While not quite as impressive as in the new 911 GT3, the 911 Turbo’s S electric power steering is much nicer than it is in regular 991-gen Carrera models.  It transmits very well the road’s texture and feels well-weighted in every situation.

Sport Chrono comes as standard in the S model – so we do have active stabilizer bars, carbon-ceramic brakes and active engine mounts.  We also have rear-wheel steering, torque-vectoring rear axle and active all-wheel drive.

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In English J this means that if you turn into a corner at speed and the car will stay there and dig in. When you push it hard into corners you can actually feel all these systems how they interact and work to maintain your desired path.

Body roll?  None. Porsche’s PDCC active chassis control does a frankly mind-blowing job.

The 911 Turbo S is the first sports car to feature adaptive aerodynamics (PAA). Based on a unique combination of a front spoiler that can be extended in multiple stages and a rear slotted wing that is adjustable in height and attack angle, the 911 Turbo on the other hand can adapt its aerodynamic shape to the current situation.

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All in all the ride is firm but on our smooth test roads seems perfectly supple enough for everyday use – just like I said before.

Brakes – yes; Porsche Ceramic Composite Brake (PCCB). It has already satisfied the toughest requirements on the racetrack and is a standard feature in the 911 Turbo S; and I guess by these I said already everything.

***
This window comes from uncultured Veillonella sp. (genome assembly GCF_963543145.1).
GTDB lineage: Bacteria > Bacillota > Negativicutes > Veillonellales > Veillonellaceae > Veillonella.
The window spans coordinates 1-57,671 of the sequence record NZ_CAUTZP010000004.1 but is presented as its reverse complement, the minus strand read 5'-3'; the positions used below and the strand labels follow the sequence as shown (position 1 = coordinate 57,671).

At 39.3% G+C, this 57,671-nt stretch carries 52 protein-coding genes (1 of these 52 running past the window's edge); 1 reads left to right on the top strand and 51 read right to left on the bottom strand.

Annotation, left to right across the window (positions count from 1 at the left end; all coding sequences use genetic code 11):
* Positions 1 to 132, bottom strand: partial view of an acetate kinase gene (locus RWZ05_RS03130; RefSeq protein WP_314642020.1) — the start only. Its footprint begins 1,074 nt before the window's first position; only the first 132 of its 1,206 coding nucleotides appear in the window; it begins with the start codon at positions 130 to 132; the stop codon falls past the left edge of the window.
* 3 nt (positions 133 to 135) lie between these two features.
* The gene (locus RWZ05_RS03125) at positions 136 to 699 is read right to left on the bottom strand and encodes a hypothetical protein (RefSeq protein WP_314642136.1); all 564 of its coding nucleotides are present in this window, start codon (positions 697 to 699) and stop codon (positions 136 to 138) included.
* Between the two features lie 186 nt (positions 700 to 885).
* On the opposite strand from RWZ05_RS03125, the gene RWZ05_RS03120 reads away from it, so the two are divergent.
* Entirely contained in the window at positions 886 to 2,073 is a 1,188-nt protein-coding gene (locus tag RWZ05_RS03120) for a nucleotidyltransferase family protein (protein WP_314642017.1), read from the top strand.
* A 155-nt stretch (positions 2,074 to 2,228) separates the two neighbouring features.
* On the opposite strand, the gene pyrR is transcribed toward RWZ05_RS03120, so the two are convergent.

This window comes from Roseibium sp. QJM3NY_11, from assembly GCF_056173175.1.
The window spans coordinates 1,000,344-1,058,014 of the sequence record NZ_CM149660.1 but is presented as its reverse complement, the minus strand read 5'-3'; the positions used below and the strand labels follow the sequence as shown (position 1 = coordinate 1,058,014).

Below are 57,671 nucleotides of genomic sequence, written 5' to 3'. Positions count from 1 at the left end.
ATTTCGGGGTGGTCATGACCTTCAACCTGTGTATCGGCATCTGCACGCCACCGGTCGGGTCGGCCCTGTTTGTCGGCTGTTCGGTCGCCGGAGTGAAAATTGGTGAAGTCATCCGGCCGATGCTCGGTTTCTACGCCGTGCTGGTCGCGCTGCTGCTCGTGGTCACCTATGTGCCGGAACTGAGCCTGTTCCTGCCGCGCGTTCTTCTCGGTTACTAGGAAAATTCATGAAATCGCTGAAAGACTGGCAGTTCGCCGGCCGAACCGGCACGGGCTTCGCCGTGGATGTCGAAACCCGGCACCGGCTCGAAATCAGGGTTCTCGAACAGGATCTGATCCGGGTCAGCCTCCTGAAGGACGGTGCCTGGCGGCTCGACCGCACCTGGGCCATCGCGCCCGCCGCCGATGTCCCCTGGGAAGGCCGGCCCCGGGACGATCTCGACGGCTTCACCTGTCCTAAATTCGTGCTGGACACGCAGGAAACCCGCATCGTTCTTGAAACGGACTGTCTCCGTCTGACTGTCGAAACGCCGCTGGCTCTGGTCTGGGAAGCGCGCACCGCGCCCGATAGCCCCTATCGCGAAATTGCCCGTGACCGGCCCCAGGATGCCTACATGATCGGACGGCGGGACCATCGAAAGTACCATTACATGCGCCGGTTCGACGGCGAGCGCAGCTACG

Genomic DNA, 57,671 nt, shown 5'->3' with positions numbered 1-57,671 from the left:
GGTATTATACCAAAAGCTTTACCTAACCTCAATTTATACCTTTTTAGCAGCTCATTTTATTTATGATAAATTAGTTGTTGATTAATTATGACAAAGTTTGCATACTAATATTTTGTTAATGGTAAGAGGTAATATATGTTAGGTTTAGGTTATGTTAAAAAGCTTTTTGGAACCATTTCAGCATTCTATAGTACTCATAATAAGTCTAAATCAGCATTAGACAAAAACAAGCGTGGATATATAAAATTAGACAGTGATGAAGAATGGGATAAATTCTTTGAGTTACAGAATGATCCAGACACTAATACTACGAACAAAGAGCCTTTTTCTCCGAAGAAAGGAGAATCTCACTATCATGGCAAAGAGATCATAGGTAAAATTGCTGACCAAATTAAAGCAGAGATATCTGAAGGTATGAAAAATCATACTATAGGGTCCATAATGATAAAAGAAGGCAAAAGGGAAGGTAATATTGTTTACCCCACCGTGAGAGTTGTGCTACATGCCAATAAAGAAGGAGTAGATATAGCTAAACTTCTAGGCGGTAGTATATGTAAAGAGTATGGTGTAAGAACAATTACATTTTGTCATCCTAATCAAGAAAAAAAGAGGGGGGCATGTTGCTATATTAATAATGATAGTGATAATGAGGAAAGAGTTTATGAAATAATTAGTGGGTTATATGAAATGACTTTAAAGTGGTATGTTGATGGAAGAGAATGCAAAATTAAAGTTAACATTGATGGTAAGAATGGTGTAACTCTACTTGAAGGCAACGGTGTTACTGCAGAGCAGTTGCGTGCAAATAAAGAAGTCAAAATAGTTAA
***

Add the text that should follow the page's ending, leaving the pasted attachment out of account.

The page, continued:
Interior and gadgets

Inside the cabin the noise level is very acceptable for such type of car – yes the 20-inch Pirelli P Zero tires make little to no noise over bumps but that’s ok overall.

Quality? Once again – is water wet?

Porsche builds some of the best cars in the world and uses probably the best materials that you can find in any car. The attention to details is stunning. Everything is covered in leather.

The rear seats offer space for two kids and double up as extra luggage space. Yes of course, for adults those seats should be used just in case of emergency. You have decent space in the glovebox and a couple of handy cup-holders hidden underneath a flap ahead of the front seat passenger.


The standard Adaptive Sport Seats Plus are great – they offer 18-way adjustment, allot of side support and Porsche offers the Memory package and electric steering column adjustment.

The Germans did a fantastic job with the instrument cluster too as it features a hi-resolution display on the right where you can see charge pressure and performance data. There’s also a new screen – the “Performance” screen that shows the momentary available engine torque by a moving dot on the screen; this value is a function of engine speed and load.

GPS navigation and Bose Surround Sound system is standard.

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Ferrari 458 Italia
McLaren 12C
Nissan GT-R

2015 Porsche 911 Turbo S Technical Details:

Height: 1,296 mm
Width: 1,880 mm
Wheelbase: 2,450 mm
Length: 4,506 mm
Engine: 3,800cmc rear engine, 412 kW (560 hp) @ 6,500 – 6,750 1/min 700 Nm (Overboost: 750 Nm, Sport Plus)
Top speed: 318 km/h
Acceleration from 0 – 100 km/h (0 – 62 mph): 3.1 s (Sport+) (our test 2.9 sec)
Acceleration from 0 – 160 km/h (0 – 99 mph): 6.8 s (Sport+)
In-gear acceleration (80-120km/h) (50-75 mph): 1.8 s (Sport+)
Fuel consumption: Urban 13.2 / Non-urban 7.7 / Combined 9.7 l/100 km

2015 Porsche 911 Turbo S

5 / 5

August 1st, 2015


2015 Porsche 911 Turbo S Test Drive Photo Gallery

  • Mike

    The only ‘problem’ is the price … over 200k eur – that’s 2x more compared to the GT-R.
    Other than this ….

    • NINI

      Ferrari 458 Italia and the 12C are both over 200k … so ….yes the GT-R is the cheapest one but the quality in the Porsche is way ahead …

  • Ina
  • Rene

    The PDK in all Porsche cars is fantastic. That is true